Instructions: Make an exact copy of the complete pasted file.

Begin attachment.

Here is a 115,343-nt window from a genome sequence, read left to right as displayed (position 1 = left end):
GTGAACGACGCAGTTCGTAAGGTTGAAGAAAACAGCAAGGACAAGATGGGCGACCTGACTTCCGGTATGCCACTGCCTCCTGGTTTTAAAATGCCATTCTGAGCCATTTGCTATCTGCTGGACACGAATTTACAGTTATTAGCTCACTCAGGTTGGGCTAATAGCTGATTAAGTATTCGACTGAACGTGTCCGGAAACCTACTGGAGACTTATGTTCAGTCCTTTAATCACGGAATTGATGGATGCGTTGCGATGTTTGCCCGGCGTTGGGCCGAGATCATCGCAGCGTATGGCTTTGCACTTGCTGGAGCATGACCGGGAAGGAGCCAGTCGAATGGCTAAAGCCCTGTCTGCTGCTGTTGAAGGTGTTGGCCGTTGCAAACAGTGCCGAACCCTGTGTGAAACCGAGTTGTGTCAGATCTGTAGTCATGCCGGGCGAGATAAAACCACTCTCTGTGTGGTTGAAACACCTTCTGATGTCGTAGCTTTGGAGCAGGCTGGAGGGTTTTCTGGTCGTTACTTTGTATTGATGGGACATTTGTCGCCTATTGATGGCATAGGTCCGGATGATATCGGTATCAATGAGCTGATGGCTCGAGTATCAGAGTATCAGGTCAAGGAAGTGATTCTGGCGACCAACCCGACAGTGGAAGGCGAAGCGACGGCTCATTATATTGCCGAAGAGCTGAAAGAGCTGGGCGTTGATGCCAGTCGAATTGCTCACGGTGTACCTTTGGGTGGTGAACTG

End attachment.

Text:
Here is a 115,343-nt window from a genome sequence, read left to right as displayed (position 1 = left end):
GTGAACGACGCAGTTCGTAAGGTTGAAGAAAACAGCAAGGACAAGATGGGCGACCTGACTTCCGGTATGCCACTGCCTCCTGGTTTTAAAATGCCATTCTGAGCCATTTGCTATCTGCTGGACACGAATTTACAGTTATTAGCTCACTCAGGTTGGGCTAATAGCTGATTAAGTATTCGACTGAACGTGTCCGGAAACCTACTGGAGACTTATGTTCAGTCCTTTAATCACGGAATTGATGGATGCGTTGCGATGTTTGCCCGGCGTTGGGCCGAGATCATCGCAGCGTATGGCTTTGCACTTGCTGGAGCATGACCGGGAAGGAGCCAGTCGAATGGCTAAAGCCCTGTCTGCTGCTGTTGAAGGTGTTGGCCGTTGCAAACAGTGCCGAACCCTGTGTGAAACCGAGTTGTGTCAGATCTGTAGTCATGCCGGGCGAGATAAAACCACTCTCTGTGTGGTTGAAACACCTTCTGATGTCGTAGCTTTGGAGCAGGCTGGAGGGTTTTCTGGTCGTTACTTTGTATTGATGGGACATTTGTCGCCTATTGATGGCATAGGTCCGGATGATATCGGTATCAATGAGCTGATGGCTCGAGTATCAGAGTATCAGGTCAAGGAAGTGATTCTGGCGACCAACCCGACAGTGGAAGGCGAAGCGACGGCTCATTATATTGCCGAAGAGCTGAAAGAGCTGGGCGTTGATGCCAGTCGAATTGCTCACGGTGTACCTTTGGGTGGTGAACTG